pen and ink on acid free paper
I initially wanted to send this to you privately but... what the heck. I simply decided to make this an entry here in my blog.
People who know me well will tell you that one of my pet peeves (aside from being called "Kuya" by people I absolutely have no blood relations with) is when total strangers come up to me and say, "Hi, can you paint me nude? For FREE ha?" or, "Hi! Can I have one of your sketches or better yet, can you give me na lang one of your paintings. Sige na PUHLEEEZ??", and then would proceed to give me the most doe-eyed expression they can muster. They ask me these without the temerity of even giving me their friggin' name!
What I will say here is something that most artists, deep within the deepest recesses of their minds and guts would want to say but are either too polite or too timid to tell when confronted by these “requests” or anything similar to what I wrote on top.
"Ano ka? Sineswerte?"
Like all of us who try to eke out a living, us “artists” are no different from those who clock in 8-hour daily shifts. We actually earn from what we draw, dance, sing or sculpt. It even takes a whole lifetime to perfect these skills. Some even die without seeing the rewards from the fruits of their life's labor.
I admit, unless the works are mediocre, these products of our imagination are indeed expensive. Why? Blood, sweat and tears pour into these imaginative creations. When a painter or sculptor exhibits his works, it doesn't mean it's a mere 'brag-o-rama' sort of exposition where he shakes his balls for the whole wide world to see... and ends there. There's actually business that happens behind it, which the public doesn't necessarily have to see nor even know about. Monies, fortunes and even reputations are traded for the best art.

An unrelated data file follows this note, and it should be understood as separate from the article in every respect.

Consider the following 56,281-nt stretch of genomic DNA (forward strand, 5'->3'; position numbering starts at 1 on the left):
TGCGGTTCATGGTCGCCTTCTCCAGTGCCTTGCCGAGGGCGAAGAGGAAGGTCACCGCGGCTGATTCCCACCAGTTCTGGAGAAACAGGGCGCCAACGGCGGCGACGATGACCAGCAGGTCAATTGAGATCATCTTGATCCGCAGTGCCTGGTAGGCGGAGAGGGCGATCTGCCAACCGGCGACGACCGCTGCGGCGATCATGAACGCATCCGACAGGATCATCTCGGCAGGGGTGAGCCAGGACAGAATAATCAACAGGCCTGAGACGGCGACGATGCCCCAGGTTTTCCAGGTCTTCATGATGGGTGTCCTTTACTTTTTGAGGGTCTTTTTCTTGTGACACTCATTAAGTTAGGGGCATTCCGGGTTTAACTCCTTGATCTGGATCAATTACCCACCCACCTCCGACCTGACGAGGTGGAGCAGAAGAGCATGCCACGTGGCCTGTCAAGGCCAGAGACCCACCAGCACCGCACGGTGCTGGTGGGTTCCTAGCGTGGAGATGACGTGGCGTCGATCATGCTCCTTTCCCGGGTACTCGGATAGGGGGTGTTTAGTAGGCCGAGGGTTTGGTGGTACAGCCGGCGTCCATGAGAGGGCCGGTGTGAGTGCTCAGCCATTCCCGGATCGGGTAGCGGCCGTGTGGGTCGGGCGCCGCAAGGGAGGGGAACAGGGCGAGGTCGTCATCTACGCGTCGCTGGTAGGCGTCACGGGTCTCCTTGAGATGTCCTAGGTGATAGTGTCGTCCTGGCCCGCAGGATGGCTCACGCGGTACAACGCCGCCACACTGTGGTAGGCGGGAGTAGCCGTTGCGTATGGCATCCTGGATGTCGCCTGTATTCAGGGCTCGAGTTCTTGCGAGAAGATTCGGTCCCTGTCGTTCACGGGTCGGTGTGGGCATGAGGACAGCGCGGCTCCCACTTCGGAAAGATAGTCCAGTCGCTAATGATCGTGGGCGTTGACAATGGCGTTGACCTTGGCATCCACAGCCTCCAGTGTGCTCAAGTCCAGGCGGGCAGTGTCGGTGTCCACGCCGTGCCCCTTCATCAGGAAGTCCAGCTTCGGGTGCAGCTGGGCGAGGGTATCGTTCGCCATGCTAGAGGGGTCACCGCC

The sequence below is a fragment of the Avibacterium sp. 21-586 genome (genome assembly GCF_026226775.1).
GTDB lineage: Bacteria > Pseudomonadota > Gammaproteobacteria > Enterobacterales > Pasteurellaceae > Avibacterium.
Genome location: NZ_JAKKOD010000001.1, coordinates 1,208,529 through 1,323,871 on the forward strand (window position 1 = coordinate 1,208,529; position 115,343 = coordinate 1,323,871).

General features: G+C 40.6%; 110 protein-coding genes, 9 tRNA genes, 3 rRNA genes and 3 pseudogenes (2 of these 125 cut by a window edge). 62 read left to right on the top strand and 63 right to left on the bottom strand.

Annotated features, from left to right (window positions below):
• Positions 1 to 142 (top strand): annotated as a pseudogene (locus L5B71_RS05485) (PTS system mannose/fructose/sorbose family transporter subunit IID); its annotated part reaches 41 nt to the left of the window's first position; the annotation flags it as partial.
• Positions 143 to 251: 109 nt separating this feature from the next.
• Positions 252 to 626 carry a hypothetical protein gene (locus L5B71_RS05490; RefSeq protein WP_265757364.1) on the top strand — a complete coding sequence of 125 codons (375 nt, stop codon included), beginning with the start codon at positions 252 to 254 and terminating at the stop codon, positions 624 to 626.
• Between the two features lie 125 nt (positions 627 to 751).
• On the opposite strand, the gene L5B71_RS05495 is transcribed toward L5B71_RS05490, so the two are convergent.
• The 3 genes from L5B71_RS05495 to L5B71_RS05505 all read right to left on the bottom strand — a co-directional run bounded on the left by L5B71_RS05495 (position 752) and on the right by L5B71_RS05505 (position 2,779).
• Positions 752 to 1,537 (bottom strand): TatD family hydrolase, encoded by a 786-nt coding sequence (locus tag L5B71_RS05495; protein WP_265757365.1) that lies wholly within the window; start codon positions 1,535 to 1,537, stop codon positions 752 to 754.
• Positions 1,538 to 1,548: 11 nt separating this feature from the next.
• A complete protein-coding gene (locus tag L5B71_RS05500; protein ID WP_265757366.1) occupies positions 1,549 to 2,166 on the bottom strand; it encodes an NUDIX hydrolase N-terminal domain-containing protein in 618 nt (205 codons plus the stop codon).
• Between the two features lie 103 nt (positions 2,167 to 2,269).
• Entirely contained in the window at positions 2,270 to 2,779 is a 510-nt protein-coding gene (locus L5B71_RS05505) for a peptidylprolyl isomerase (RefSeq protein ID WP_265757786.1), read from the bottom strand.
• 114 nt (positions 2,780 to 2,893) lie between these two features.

The beneficiaries of these are not only the galleries that exhibit the works, the promoters who make all these press releases, the managers who take care of the artist and his career, but in the end, the artist himself. In a much wider picture, another beneficiary, through time and how well the artist was able to encapsulate the thoughts of his community into a quantifiable expression, would be the culture to which his work adds on or improves upon. Every single piece done by a career artist is unique, well thought of, has value and in many cases, seen as an investment.
So you see, it isn't just a doodle that an artist would give out to every Tom, Dick and Harry he meets along the street - unless if that is the thesis of the artist's work. It is a well-structured business where every piece is traded for with something of pre-determined equal value to acquire.
Here's a little fact that many neglect to know. Serious artists don't necessarily make "give-aways" of their works the way Mcdonald's or Jollibee do with their freebies as part of a marketing gimmick. A lot of times, the artist or his family, when he’s long dead and gone, would keep many of the works for varied personal reasons. Ergo, unless bought, it is difficult to part with a work as a token. Think of it like having a child. Now, how often have you heard of any person who would give away his child the way he'd give, say bananas to any passing monkey?
It even took me more than ten years before I actually gave a very close and dear friend a sketch of mine.
An artist needs time, an actual relationship and a good, meaningful reason to give away something he/she created without the presence of any physical barter. We don’t buy our thoughts or ideas the way a Hermana Mayor would buy gold-foil wrapped chocolates from the supermarket and toss it to the town children during fiesta.
My suggestion, if you would like to have a “free work” from some artist who’s into what he does on the long run… befriend him or her first. Be close to that artist and establish some form of rapport or relationship. Paul Gauguin made his best works using his
Who knows, di ba? If you start befriending a career artist with an excellent body of works and have good relationship with that person, you wouldn’t have to run away with one of his/her works. Heck, he might even hand it to you with a brass band to accompany it.
*I know that my examples are a bit racy. I am not looking for a lover to give my sketches or devote a painting to. I just used them to illustrate a point.